At the World Economic forum in Davos last January, billionaire investor, George Soros criticised what he called ‘tech monopolies,’ such as Google and Facebook, saying they were a threat to democracy and warning that social media platforms were “obstacles to innovation,” and raising concerns about their power to shape people’s attentions.
Soros reserved his strongest criticism for what he called the “unprecedented and transformative” effects of large internet firms. “The power to shape people’s attention is increasingly concentrated in the hands of a few companies. It takes a real effort to assert and defend what John Stuart Mill called ‘the freedom of mind’.”
“There is a possibility that once lost, people who grow up in the digital age will have difficulty in regaining it.”
He cautioned that this would have “far-reaching political consequences”, and had already played a large role in the election of Donald Trump.
He predicted, however, their days were numbered because tax policy and regulation would catch up with them.
Now the head of the BBC, Director General Tony Hall, has warned of the effect of the tech giants on our society.
Hall’s message is that public broadcasting has assumed greater importance as the world’s biggest media companies build their presence in the UK and also seek to merge and consolidate to achieve even greater scale. That environment thrusts the BBC into a “David vs. Goliath” battle, according to Hall.
“The country needs a BBC that helps society understand itself better…that explores our nation’s differences passionately and robustly…that projects British creativity and values globally. These are not the passions of the West Coast giants – why would they be? They are our passions.”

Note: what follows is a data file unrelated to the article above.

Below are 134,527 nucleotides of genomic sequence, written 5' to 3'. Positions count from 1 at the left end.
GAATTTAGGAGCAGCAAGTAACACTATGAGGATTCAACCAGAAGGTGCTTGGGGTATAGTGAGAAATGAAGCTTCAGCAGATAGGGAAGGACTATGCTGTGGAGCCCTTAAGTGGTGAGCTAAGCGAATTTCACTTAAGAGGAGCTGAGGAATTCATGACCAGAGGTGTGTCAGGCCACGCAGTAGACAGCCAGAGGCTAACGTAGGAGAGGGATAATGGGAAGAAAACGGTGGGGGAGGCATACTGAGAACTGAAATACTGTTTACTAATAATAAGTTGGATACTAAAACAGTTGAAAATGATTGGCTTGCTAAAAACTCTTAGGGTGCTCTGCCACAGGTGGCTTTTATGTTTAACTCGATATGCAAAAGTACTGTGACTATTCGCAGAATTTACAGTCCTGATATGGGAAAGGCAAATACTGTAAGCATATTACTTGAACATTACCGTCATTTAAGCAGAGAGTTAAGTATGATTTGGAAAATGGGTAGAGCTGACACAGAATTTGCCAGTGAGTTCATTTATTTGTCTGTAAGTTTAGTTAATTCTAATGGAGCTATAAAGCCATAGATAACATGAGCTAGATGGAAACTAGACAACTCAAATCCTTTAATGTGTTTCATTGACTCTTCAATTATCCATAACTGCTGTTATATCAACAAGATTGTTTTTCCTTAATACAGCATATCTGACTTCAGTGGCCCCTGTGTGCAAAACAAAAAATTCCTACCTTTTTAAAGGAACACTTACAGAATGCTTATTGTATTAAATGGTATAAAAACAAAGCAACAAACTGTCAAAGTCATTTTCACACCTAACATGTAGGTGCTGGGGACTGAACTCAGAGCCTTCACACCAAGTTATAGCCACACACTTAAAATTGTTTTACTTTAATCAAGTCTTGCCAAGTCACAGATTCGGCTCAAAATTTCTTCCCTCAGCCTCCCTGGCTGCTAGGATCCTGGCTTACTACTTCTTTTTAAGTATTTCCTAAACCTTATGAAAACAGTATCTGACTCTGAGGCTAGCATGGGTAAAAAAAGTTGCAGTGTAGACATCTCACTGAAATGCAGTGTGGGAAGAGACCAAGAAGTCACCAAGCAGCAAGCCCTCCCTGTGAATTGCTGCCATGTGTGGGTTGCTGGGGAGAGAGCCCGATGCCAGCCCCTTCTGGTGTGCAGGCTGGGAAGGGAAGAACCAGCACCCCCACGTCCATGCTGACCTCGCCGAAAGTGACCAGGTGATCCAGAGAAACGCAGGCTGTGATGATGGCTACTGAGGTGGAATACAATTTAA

Hall is not alone in his concerns. Last week Jeff Zucker, CNN boss said regulators should be scrutinising those digital behemoths, the FAANGs (Facebook, Apple, Amazon, Netflix and Google), as well as traditional media players.
Hall says that the BBC’s priorities in this new world are reaching younger audiences, setting a “gold standard” for news output, promoting new talent and backing home-grown creativity.
“Old business models are being ripped up before our eyes and we can see now, more clearly than ever, that the global media landscape is likely to be dominated by four, perhaps five, businesses on the West Coast of America.”
“These are global businesses determined not just to produce their own content, but to control how it’s distributed and marketed right around the world through their own branded gateways. They are businesses that will skilfully mine every ounce of personal data to drive growth and profit.”
The BBC boss will argue that the role of local content and brands is more important in a landscape dominated by a handful of global players and that “local truly matters.” Amazon and Netflix are increasingly investing in local content, but producers have warned that the tap of co-production money could run dry.
“Today, Netflix and Amazon are available in over half of British homes,” says Hall. “They are services that are admired and trusted. And yet, on average, the great majority of television output viewed in the U.K. each day is still British content, even among younger audiences.”
The new players will not invest in new British talent, Hall warns. “The West Coast Giants will pluck established talent wherever they can find it, but their business isn’t to inspire the next generation of British talent. That is our job – and right now, nobody does it better. It’s why Britain doesn’t need its own Netflix. It already has the BBC.”
Meanwhile, George Soros has repeatedly praised EU competition commissioner Margrethe Vestager, whom he said would be the social media companies’ “nemesis”.